Therefore, “Make America Great Again” has inspired many to see America take the lead in freedom and in God. Both our President and Vice President affirmed God a number of times in the 2018 CPAC as well as “One Nation Under God…with liberty and justice for all.” Both have stood up publicly for pro-life, whereas the left has advocated for abortion, gay and transgender rights, marijuana and sanctuary cities. By the way, 47% of the previous CPAC were from ages 18-25 and there are more people of color coming each year. This conference have given invaluable education and civic engagement for our young people that our own groups have failed to do. The CPAC 2018 conference was the most God-affirming conference that I have ever attended. We spoke with African-American candidates for public office who are inspired and ready to lead their own people. Yes, developing with embracing more people of color, as well as young people, is happening.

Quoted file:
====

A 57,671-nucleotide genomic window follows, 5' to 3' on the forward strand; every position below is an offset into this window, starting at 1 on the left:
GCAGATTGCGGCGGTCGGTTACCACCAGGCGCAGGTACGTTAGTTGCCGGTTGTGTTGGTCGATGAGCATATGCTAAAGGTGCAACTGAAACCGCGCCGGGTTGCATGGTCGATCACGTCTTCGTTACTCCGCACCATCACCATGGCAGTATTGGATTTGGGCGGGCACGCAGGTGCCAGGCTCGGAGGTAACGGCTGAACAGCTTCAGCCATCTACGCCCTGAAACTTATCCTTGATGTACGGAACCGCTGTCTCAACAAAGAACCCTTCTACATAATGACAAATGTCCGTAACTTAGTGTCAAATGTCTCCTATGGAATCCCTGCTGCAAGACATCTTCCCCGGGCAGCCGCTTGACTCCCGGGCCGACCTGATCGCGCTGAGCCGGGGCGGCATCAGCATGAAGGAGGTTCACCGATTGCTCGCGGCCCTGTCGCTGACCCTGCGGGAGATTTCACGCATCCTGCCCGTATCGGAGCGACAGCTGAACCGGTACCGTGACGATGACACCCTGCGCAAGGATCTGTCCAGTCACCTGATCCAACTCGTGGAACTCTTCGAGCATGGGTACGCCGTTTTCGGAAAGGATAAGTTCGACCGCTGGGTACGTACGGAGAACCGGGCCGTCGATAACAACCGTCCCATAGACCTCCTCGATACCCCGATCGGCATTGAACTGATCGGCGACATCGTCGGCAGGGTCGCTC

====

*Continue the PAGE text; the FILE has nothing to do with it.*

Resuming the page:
Israel, as a nation of religious and chosen people who are under attack has very tight security. So, too, now at this vulnerable time in America, we need strict border control and may need a wall on our border. To judge this as not having compassion, is what I call an abuse of the concept of compassion. America continues to be most compassionate in aid and has already been a nation of immigrants who fled here because we offered more freedom than any other country. Now, however, due to the rise of illegals committing crimes and ISIS and others’ proclamations of plans to destroy America, we need to strengthen and protect America so that we can continue to be a providential nation. Sadly, we are losing the ability to walk free even in our own cities and towns. We have diminished freedom for Christians and religious values. Our founder has often said his own version of a common adage: “Give someone the shirt off your back, but don’t give them your shoes…then you cannot walk.” We need to find new solutions to helping others, sending aide and supporting cultures.